It was only after I’d been chatting to the American woman beside me on the bus for a good 90 seconds that I realised she most likely suspected I was a serial killer.
And I could hardly blame her. I was on my way to the airport to see what I might find in the lost-and-found department, and the first thing I found was myself sitting beside this woman lost in her Instagram feed. She barely registered me wrestling my coat off and taking my seat. I didn’t really register her, either, but, once settled, I was drawn to her luminescent phone.
If she'd been concerned about my serial-killer status at the outset of our chat, an unprompted detour into the unmarked graves of people with her name would be unhelpful
“Sorry, is your surname Pope?” I said by way of introduction.
She looked at me like I’d just confessed to kidnapping her childhood cat.
“I was just looking at your Instagram feed there and saw your surname was Pope. Mine too!”
Her look hardened.
I’m always interested in meeting people who share my surname. It happens so rarely that I can’t recall the last time I met a stranger called Pope, which explains my enthusiasm as I chatted to my American cousin.
After establishing that I presented no immediate danger, she relaxed a little – although her monosyllabic responses made it clear she was less interested in meeting people who shared her surname than I was, particularly when those people are middle-aged men on buses who learn her surname only by intruding on her personal space and peering at her phone.
She asked half-heartedly if there were many other Popes in Ireland. I explained that there were a handful of merchant-prince Popes in Cork, ones with a quay named after them. We are, sadly, unrelated. There are Galway Popes who I am related too, but they are quayless.
Then, for some reason, I suggested she visit Glasnevin Cemetery, where lots of Popes are buried in an unmarked plot bought by my great-great-great-grandfather William in the early 1860s. As he couldn’t afford a tombstone – and certainly not a fashionable spot near the fallen heroes of the national struggle – he had been forced to make do with a piece of unremarkable ground to accommodate more than half a dozen of his children who died before reaching the age of five, taken by typhoid or bronchitis or “congestion of the lungs” or a “weak action of the heart” – illnesses that have either been eradicated or would be easily treated today. Their untimely deaths partly explain why I meet Popes so rarely.
I spared the young American Pope this grim family-history lesson, figuring that if she’d been concerned about my potential serial-killer status at the outset of our chat, an unprompted detour into the unmarked graves of people with her name would be unhelpful. So the conversation tapered off, and we sat in silence until our bus reached its destination.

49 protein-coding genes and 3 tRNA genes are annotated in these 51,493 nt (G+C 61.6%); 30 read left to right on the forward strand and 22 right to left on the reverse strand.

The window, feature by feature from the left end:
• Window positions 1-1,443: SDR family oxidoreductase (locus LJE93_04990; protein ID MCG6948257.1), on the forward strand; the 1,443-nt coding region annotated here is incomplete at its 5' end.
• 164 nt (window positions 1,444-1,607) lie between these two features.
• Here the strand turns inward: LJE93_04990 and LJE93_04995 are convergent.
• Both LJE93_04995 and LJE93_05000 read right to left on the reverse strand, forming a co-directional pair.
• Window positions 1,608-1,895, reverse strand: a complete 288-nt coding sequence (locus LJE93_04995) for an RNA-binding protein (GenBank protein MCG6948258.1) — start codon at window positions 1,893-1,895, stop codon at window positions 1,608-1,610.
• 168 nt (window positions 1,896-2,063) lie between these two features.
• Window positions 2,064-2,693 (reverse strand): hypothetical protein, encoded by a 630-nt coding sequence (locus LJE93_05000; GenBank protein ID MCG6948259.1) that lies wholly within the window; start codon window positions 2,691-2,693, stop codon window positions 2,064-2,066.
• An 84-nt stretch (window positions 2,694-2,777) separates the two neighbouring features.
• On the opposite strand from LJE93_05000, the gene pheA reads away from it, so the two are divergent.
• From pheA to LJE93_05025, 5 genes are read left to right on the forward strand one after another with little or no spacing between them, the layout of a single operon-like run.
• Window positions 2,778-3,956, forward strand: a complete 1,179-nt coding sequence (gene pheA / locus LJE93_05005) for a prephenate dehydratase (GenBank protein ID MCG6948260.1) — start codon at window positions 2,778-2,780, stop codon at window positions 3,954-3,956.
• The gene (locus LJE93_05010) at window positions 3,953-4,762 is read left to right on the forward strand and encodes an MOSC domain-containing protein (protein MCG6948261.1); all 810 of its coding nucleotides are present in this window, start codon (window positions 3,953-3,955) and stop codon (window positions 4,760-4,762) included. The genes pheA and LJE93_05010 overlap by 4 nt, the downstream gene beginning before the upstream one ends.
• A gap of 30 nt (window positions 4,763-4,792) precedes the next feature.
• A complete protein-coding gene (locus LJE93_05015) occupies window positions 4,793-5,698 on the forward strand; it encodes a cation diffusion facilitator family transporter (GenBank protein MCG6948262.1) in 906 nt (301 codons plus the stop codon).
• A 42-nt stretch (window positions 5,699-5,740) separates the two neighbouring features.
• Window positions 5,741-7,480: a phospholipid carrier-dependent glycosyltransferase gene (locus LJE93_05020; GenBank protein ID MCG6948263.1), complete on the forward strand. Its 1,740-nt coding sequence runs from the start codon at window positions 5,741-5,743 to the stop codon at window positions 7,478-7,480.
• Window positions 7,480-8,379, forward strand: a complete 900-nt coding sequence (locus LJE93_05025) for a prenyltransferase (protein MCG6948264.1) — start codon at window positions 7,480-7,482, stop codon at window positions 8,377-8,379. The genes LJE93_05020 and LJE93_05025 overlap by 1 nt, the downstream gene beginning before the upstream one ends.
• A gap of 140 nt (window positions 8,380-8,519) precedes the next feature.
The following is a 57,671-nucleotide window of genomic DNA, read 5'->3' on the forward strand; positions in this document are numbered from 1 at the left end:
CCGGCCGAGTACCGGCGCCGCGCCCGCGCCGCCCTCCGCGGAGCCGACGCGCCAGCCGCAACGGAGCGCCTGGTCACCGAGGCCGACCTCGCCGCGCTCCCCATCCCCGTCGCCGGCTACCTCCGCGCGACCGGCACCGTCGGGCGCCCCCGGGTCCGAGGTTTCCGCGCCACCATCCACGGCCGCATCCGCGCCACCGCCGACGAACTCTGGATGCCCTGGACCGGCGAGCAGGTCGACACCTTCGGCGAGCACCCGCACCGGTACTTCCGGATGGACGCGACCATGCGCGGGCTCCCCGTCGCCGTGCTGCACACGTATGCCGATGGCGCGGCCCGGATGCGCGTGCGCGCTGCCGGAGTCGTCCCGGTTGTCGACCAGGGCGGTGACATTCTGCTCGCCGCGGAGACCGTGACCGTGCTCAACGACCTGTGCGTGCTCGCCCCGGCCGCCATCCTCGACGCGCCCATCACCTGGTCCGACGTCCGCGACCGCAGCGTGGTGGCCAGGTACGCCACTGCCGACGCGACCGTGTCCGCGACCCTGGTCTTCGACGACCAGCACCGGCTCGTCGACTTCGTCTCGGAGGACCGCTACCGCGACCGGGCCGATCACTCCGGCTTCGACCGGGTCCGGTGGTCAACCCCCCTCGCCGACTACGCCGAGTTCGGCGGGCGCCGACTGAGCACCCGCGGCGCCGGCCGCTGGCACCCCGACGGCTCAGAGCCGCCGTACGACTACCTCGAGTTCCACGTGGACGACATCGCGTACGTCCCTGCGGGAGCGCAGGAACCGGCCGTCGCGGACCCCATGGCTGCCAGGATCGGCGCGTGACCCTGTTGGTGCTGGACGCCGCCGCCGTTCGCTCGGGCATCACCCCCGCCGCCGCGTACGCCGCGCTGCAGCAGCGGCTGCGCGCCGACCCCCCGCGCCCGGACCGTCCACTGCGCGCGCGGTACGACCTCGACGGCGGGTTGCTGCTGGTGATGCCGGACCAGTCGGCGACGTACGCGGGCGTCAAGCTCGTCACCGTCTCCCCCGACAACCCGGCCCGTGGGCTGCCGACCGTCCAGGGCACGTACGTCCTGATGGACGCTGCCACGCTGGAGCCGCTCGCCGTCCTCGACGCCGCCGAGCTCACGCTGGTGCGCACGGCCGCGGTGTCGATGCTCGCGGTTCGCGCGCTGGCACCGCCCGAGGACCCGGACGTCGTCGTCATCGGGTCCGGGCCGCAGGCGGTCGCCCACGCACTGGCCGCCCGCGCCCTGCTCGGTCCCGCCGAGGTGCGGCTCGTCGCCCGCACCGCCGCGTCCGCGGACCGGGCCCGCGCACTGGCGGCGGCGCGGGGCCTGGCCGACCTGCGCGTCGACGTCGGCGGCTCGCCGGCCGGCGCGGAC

Although coming across people who share my surname is rare, coming across people who share my full name is rarer and most troubling. I've never actually met another Conor Pope, but I know one exists, and I know a lot about him – because I've been casually stalking him for a decade, since the Other Conor Pope "stole" my Twitter handle.
The Other Conor Pope was in a band then. I listened to some of their songs on YouTube and had no concerns they would be big. They broke up, and the Other Conor Pope became a stand-up comic. This was of greater concern to me.
Had he become a wildly successful comic he would have ruined my name, just like Father Ted ruined the names of all the Ted Crillys out there. And imagine how terrible it must be to be called Bill Cosby.
One of the Other Conor Pope's tweets earned me entirely unwarranted praise from a colleague who still thinks highly of me for winning the Guardian's election tweet of the week
Thankfully the Other Conor Pope did not make his name as a stand-up. But he hasn’t gone away and is now a rising star in the British Labour Party. I know this because I got a tweet last week meant for him. “Excellent analysis by @conor_pope here,” the tweet started. “In a nutshell: #Labour’s advances in London suburbs and satellite towns aren’t enough for it to win the next general election. We desperately need to recover lost ground in the #Midlands too.”
Although I know a lot about some things, and a little about other things, I know nothing about the British Labour Party's advances in London suburbs. The Other Conor Pope does, though. He knows a lot about the Labour Party – one of his insider tweets appeared in the Guardian in the run-up to the last British general election, something that earned me entirely unwarranted praise from a colleague who still thinks highly of me for winning the British paper's election tweet of the week.
So the future of my name is in the balance. He is merely a Labour activist now, but he is young. Worst-case scenario: he could become an MP and then British prime minister. And if that happens my name will stop being mine, and every time I introduce myself I’ll have to add, “No, the other one.” It doesn’t bear thinking about.